The Problem with Indicator Lists
AlphaSOC processes 3B daily network events from customer environments across technology, healthcare, defense, retail, finance, and higher education verticals. Security teams send us their DNS, firewall, and web proxy logs in particular, which we process to uncover both known and unknown threats.
At a high level, our analytics stack performs layered processing:
- Correlation of FQDNs, IPs, and URLs with indicator lists
- Volumetric and timing analysis to identify traffic surges and beaconing
- Deep feature analysis to flag imposter domains, perplexing domains, etc.
- Use of third-party services (e.g. WHOIS) to provide further context
To provide the first layer of coverage and correlate network events with intelligence, we built a threat intelligence platform (TIP) that ingests C2 destinations from many open and commercial sources. In this post, we dig into the efficacy of indicator lists and provide insight into ROI and coverage.
Identifying Live Malware Campaigns
If we take the recent C2 indicators added to the AlphaSOC TIP, and then assess which actually hit within customer environments, we can measure the efficacy of threat feeds to identify active malware campaigns.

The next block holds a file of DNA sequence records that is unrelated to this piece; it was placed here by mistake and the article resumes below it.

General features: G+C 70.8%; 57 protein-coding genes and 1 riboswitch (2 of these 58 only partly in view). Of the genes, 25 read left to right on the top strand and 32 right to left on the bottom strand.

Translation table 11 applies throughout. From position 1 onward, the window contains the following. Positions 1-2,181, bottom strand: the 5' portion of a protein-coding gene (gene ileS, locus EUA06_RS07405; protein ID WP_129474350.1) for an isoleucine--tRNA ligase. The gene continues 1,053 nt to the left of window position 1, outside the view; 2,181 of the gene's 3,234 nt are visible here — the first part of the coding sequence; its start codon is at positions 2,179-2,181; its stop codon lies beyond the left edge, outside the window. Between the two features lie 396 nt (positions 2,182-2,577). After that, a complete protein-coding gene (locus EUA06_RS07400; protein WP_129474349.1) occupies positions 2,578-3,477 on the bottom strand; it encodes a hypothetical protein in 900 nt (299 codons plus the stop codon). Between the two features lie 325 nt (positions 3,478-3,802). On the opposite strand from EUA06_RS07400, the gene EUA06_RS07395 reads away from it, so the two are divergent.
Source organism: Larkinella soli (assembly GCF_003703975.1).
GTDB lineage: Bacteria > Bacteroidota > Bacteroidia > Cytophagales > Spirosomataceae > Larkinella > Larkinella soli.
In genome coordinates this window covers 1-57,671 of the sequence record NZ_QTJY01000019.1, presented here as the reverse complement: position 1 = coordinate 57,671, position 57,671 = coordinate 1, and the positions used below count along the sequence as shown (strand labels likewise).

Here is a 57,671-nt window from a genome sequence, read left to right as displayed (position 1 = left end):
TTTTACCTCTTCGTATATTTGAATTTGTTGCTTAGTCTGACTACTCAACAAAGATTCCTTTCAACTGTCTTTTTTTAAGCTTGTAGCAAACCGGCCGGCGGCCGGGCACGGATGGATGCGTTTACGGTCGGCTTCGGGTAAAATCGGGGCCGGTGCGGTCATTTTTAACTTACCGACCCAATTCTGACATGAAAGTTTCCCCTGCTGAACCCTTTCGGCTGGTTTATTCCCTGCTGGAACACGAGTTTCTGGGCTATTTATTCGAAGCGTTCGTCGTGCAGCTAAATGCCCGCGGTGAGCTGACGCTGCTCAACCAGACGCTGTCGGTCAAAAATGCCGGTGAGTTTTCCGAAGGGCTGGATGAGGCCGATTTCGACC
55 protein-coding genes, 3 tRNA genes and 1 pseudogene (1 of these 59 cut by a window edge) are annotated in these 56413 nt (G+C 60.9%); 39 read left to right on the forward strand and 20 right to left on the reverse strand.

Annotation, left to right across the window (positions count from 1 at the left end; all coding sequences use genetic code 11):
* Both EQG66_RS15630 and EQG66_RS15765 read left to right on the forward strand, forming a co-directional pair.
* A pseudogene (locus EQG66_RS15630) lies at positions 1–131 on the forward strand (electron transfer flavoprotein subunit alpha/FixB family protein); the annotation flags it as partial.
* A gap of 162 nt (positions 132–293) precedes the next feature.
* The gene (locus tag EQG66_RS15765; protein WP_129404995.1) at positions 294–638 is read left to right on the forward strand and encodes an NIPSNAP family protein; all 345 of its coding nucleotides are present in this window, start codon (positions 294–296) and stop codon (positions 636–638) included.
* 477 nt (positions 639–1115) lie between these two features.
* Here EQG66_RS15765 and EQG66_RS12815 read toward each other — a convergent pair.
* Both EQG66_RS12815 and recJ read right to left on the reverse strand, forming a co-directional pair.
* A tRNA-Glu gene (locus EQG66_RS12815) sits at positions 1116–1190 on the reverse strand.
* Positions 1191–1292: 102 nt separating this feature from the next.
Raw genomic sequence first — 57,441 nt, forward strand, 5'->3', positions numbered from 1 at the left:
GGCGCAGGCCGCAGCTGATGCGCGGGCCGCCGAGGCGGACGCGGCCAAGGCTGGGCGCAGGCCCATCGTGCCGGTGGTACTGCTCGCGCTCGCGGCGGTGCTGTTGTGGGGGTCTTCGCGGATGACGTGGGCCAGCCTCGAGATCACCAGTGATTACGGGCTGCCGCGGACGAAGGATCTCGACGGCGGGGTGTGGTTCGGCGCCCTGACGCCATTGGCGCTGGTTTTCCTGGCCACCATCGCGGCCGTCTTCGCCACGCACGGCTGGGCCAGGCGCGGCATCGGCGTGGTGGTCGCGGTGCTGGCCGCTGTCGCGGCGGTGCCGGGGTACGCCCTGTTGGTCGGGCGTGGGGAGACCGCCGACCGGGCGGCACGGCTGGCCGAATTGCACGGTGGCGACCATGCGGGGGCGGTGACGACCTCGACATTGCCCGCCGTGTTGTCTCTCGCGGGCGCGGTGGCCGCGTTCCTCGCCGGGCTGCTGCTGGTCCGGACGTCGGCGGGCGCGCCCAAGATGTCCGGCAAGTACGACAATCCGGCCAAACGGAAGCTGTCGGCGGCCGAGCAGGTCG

Looking back over the last 90 days:
- 16,693 new C2 domains were added
- 7,027 new C2 IP addresses were added
- We processed 234B network events from 357,381 unique endpoints
- We uncovered 12 systems communicating with 15 distinct C2 destinations
- 99.94% of the C2 indicators were not seen in any environment
Uncovering Legacy Infections
The AlphaSOC TIP contains an additional 81,550 indicators that have aged beyond 90 days (up to 3 years). Across the 357,381 endpoints, we find a further 665 hosts communicating with 4,659 legacy C2 destinations. As represented below, 98.23% of the infected hosts trigger on legacy indicators.
98% of the value provided by network indicator lists relates to the identification of legacy malware campaigns (where the C2 infrastructure is often unavailable). Less than 2% of the indicators that triggered relate to recent malware campaigns.
Moving Beyond Indicator Lists
During the same period we also identified infected systems beaconing to odd destinations through deep analytics (beyond one-dimensional correlation with indicator lists). The AlphaSOC Analytics Engine performs heavy lifting to flag patterns including:
- Domain generation algorithm (DGA) traffic
- Connections to dynamic DNS domains with positive VirusTotal scores
- Network sources performing DNS and ICMP tunneling
- Clusters of suspicious events indicative of infection (e.g. a URL shortener lookup, followed by traffic to a young domain, and finally Tor traffic)
Through scoring network telemetry across additional dimensions we were able to identify many of the known infected hosts, along with a further 31 unknown systems, as below.
We find that only 0.06% of indicators are useful in identifying live malware campaigns. While some threats can be uncovered through indicator lists, security teams are 2.5 times more likely to identify malware campaigns through hunting — either through manual methods, or automation via our analytics stack and integrations for Splunk, Corelight, Demisto, and so on.